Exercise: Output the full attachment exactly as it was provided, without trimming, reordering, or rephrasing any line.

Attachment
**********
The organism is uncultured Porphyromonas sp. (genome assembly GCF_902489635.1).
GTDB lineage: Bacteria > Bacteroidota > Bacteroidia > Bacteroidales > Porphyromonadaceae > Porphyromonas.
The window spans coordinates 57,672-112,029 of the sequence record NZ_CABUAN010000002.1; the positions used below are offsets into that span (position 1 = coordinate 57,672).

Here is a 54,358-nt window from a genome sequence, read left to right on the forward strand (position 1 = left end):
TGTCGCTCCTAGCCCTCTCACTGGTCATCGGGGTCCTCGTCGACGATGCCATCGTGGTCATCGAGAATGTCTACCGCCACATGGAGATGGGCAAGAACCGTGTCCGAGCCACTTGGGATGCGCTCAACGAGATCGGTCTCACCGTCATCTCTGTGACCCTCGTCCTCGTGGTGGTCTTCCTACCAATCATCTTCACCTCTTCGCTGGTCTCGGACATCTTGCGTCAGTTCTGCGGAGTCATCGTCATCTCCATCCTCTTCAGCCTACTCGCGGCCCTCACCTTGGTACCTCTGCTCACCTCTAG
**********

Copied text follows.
The organism is uncultured Porphyromonas sp. (genome assembly GCF_902489635.1).
GTDB lineage: Bacteria > Bacteroidota > Bacteroidia > Bacteroidales > Porphyromonadaceae > Porphyromonas.
The window spans coordinates 57,672-112,029 of the sequence record NZ_CABUAN010000002.1; the positions used below are offsets into that span (position 1 = coordinate 57,672).

Here is a 54,358-nt window from a genome sequence, read left to right on the forward strand (position 1 = left end):
TGTCGCTCCTAGCCCTCTCACTGGTCATCGGGGTCCTCGTCGACGATGCCATCGTGGTCATCGAGAATGTCTACCGCCACATGGAGATGGGCAAGAACCGTGTCCGAGCCACTTGGGATGCGCTCAACGAGATCGGTCTCACCGTCATCTCTGTGACCCTCGTCCTCGTGGTGGTCTTCCTACCAATCATCTTCACCTCTTCGCTGGTCTCGGACATCTTGCGTCAGTTCTGCGGAGTCATCGTCATCTCCATCCTCTTCAGCCTACTCGCGGCCCTCACCTTGGTACCTCTGCTCACCTCTAG